The carrot (Daucus carota) is a root vegetable often claimed to be the perfect health food.
It is crunchy, tasty, and highly nutritious. Carrots are a particularly good source of beta carotene, fiber, vitamin K1, potassium, and antioxidants.
They also have a number of health benefits. They’re a weight-loss-friendly food and have been linked to lower cholesterol levels and improved eye health.
What’s more, their carotene antioxidants have been linked to a reduced risk of cancer.
Carrots are found in many colors, including yellow, white, orange, red, and purple.
Orange carrots get their bright color from beta carotene, an antioxidant that your body converts into vitamin A.
This article tells you everything you need to know about carrots.
Carrots nutrition facts
Carrots’ water content ranges from 86–95%, and the edible portion consists of around 10% carbs.
Carrots contain very little fat and protein.
The nutrition facts for two small-to-medium raw carrots (100 grams) are:
- Calories: 41
- Water: 88%
- Protein: 0.9 grams
- Carbs: 9.6 grams
- Sugar: 4.7 grams
- Fiber: 2.8 grams
- Fat: 0.2 grams
The carbs consist of starch and sugars, such as sucrose and glucose.
They are also a relatively good source of fiber, with one medium-sized carrot (61 grams) providing 2 grams.
Carrots often rank low on the glycemic index (GI), which is a measure of how quickly foods raise blood sugar after a meal.
Their GI ranges from 16–60 — lowest for raw carrots, a little higher for cooked ones, and highest for puréed.
Eating low-glycemic foods is linked to numerous health benefits and is considered particularly beneficial for people with diabetes.
Pectin is the main form of soluble fiber in carrots.
Soluble fibers can lower blood sugar levels by slowing down your digestion of sugar and starch.
They can also feed the friendly bacteria in your gut, which may lead to improved health and decreased risk of disease.
What’s more, certain soluble fibers can impair the absorption of cholesterol from your digestive tract, lowering blood cholesterol.
The main insoluble fibers in carrots are cellulose, hemicellulose, and lignin. Insoluble fibers may reduce your risk of constipation and promote regular bowel movements.
Summary: Carrots are about 10% carbs, consisting of starch, fiber, and simple sugars. They are extremely low in fat and protein.
Vitamins and minerals of carrots
Carrots are a good source of several vitamins and minerals, especially biotin, potassium, and vitamins A (from beta carotene), K1 (phylloquinone), and B6.
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- Vitamin A: Carrots are rich in beta carotene, which your body converts into vitamin A. This nutrient promotes good vision and is important for growth, development, and immune function.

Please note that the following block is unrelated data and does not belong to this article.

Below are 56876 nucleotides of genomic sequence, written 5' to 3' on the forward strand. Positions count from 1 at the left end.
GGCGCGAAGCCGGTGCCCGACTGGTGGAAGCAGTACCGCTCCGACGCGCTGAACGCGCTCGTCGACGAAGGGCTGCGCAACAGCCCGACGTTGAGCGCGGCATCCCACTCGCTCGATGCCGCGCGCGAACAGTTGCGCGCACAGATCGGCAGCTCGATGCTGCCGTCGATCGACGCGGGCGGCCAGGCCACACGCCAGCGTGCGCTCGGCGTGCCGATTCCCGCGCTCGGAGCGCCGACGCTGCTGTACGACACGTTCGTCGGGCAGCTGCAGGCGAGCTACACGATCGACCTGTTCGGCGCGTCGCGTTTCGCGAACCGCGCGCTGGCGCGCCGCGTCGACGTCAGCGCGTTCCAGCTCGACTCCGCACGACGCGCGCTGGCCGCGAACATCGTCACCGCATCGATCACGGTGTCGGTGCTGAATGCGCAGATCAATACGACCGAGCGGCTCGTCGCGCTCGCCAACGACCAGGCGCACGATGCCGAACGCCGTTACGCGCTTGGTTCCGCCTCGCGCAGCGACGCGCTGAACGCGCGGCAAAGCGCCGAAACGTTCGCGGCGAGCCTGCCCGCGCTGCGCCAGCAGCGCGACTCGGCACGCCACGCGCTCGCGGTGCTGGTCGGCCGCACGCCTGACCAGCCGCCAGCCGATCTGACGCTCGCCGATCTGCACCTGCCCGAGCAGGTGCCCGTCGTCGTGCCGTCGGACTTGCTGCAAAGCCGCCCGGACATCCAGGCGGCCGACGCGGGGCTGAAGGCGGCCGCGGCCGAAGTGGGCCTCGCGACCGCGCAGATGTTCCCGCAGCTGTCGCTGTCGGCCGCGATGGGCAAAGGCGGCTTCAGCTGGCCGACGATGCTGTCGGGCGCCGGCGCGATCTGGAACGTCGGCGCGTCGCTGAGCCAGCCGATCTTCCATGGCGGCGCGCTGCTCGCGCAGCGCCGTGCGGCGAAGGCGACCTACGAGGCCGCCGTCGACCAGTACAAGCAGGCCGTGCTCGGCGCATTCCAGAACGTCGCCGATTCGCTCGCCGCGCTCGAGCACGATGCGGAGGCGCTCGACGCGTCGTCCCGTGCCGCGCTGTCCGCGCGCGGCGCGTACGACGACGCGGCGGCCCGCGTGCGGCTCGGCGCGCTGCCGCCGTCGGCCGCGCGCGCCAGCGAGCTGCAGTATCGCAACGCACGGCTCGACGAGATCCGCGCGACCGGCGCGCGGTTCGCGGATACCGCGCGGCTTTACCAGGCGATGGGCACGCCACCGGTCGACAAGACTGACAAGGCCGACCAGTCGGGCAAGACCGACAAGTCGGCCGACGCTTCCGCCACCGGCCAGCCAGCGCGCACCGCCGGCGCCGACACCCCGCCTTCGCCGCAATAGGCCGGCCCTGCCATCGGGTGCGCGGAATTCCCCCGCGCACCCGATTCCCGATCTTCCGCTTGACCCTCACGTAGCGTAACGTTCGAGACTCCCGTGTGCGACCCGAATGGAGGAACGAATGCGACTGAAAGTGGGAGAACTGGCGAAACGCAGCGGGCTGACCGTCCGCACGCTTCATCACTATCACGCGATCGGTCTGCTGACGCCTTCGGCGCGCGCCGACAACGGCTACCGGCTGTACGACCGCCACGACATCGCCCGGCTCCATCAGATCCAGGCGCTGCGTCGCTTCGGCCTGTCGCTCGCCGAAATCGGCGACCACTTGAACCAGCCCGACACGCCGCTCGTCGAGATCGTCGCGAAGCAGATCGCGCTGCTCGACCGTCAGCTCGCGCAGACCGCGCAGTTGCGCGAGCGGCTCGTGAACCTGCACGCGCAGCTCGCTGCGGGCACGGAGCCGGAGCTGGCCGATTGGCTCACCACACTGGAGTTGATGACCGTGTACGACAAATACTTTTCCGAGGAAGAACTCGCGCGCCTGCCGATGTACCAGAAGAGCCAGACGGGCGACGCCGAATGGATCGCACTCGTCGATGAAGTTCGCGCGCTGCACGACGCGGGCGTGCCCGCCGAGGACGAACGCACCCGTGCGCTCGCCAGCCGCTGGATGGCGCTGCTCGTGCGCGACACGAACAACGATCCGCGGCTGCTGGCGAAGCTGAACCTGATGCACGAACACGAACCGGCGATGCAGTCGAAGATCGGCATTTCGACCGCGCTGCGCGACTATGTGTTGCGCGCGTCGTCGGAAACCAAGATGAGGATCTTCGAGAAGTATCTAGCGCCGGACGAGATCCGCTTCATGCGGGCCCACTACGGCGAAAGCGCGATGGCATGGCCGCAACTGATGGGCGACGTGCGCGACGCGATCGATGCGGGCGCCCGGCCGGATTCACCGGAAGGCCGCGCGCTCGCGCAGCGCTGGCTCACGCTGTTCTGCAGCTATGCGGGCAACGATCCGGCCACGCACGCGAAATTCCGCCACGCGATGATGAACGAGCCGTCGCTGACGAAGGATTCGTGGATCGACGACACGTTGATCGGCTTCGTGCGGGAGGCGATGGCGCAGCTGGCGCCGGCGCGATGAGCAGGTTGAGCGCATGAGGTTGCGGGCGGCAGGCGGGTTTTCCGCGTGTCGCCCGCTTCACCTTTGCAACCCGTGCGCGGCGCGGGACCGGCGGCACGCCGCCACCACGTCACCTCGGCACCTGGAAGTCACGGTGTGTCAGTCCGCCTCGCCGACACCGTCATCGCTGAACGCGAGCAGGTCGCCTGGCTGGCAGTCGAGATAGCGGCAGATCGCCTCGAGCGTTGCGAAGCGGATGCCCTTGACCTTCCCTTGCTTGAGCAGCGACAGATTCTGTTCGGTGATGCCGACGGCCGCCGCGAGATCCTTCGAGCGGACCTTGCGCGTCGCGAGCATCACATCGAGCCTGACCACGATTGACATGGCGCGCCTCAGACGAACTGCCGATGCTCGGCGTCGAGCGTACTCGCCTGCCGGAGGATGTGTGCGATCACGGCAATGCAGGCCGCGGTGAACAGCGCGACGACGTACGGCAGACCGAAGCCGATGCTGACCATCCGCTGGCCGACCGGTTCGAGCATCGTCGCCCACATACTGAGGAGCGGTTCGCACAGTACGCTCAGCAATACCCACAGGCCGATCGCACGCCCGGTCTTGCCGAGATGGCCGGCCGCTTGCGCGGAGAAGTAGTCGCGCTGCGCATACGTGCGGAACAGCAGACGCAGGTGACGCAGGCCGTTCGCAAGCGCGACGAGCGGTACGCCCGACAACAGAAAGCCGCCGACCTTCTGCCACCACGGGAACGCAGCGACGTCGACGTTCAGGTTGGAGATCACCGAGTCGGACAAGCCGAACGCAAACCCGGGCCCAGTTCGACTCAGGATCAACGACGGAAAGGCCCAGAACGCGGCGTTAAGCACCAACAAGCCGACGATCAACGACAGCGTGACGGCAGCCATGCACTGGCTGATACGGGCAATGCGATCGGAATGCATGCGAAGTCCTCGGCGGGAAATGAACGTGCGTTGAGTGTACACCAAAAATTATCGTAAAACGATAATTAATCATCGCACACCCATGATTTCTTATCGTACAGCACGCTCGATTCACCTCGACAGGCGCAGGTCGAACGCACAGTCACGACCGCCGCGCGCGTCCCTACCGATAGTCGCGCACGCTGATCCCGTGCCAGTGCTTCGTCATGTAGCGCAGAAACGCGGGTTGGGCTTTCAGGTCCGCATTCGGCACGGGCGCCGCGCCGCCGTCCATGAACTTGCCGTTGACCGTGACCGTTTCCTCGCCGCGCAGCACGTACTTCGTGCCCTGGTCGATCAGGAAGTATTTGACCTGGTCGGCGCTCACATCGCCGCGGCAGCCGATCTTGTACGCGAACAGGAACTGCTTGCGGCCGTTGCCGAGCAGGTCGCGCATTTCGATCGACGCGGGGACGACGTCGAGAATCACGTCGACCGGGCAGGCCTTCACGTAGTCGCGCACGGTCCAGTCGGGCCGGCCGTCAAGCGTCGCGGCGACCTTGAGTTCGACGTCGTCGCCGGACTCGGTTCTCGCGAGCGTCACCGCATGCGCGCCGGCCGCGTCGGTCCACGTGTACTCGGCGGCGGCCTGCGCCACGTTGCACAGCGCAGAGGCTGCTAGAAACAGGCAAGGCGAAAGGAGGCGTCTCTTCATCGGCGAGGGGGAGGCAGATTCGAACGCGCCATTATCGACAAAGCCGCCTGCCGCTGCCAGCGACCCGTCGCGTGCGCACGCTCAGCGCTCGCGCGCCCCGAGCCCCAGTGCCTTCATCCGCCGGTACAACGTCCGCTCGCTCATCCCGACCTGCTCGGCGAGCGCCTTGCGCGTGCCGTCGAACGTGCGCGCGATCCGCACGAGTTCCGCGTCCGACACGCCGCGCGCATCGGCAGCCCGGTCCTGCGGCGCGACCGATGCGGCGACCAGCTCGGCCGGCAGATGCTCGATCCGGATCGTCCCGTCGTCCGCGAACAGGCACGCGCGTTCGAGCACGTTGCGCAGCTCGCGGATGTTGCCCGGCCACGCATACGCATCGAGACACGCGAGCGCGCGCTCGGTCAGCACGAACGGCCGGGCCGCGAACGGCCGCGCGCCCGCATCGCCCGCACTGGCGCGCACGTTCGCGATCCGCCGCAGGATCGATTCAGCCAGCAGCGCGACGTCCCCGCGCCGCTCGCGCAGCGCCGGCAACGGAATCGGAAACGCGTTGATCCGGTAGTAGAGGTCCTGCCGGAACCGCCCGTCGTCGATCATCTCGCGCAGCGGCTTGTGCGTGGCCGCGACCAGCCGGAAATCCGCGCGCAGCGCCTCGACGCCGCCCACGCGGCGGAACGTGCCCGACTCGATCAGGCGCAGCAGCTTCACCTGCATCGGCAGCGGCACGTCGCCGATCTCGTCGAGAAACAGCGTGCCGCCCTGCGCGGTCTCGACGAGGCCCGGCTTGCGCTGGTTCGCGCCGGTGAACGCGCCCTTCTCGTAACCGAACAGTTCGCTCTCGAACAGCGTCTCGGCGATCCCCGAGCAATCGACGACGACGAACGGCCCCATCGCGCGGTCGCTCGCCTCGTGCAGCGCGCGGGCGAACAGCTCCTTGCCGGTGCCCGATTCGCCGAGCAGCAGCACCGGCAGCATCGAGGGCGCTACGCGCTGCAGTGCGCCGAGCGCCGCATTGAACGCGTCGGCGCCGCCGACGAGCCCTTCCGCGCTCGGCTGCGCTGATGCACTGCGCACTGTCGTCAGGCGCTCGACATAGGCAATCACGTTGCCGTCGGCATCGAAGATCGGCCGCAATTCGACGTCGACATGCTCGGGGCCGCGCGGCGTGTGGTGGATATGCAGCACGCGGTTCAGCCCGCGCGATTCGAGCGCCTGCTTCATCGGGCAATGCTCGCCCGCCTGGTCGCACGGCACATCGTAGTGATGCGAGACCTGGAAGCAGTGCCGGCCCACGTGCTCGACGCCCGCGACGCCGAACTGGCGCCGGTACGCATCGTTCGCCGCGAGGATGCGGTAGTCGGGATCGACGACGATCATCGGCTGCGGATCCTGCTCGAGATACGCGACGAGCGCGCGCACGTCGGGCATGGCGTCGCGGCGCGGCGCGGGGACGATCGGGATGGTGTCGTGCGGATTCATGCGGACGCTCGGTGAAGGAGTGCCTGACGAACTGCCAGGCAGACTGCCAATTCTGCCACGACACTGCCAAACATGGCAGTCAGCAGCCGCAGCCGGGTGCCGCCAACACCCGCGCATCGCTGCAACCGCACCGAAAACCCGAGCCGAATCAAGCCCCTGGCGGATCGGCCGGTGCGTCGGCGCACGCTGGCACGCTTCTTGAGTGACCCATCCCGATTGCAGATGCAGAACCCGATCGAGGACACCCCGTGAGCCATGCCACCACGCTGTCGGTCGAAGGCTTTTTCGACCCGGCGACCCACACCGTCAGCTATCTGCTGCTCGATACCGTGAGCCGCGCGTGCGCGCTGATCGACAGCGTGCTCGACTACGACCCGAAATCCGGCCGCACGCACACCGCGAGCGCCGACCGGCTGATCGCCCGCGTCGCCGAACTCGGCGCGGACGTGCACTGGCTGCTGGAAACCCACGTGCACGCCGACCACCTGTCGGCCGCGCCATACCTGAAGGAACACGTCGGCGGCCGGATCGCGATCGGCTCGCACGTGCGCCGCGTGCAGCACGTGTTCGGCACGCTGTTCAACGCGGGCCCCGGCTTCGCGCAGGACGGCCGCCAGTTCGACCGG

- Biotin: A B vitamin formerly known as vitamin H, biotin plays an important role in fat and protein metabolism.
- Vitamin K1: Also known as phylloquinone, vitamin K1 is important for blood coagulation and can promote bone health.
- Potassium: An essential mineral, potassium is important for blood pressure control.
- Vitamin B6: A group of related vitamins, B6 is involved in the conversion of food into energy.
Summary: Carrots are an excellent source of vitamin A in the form of beta carotene. They are also a good source of several B vitamins, as well as vitamin K and potassium.
Other plant compounds of carrots
Carrots offer many plant compounds, including carotenoids.
These are substances with powerful antioxidant activity that have been linked to improved immune function and reduced risk of many illnesses, including heart disease, various degenerative ailments, and certain types of cancer.
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Beta carotene, the main carotene in carrots, can be converted into vitamin A in your body.
However, this conversion process may vary by individual. Eating fat with carrots can help you absorb more of the beta carotene.
The main plant compounds in carrots are:
- Beta carotene: Orange carrots are very high in beta carotene. The absorption is better (up to 6.5-fold) if the carrots are cooked.
- Alpha-carotene: An antioxidant that, like beta carotene, is partly converted into vitamin A in your body.
- Lutein: One of the most common antioxidants in carrots, lutein is predominantly found in yellow and orange carrots and is important for eye health.
- Lycopene: A bright red antioxidant found in many red fruits and vegetables, including red and purple carrots, lycopene may decrease your risk of cancer and heart disease.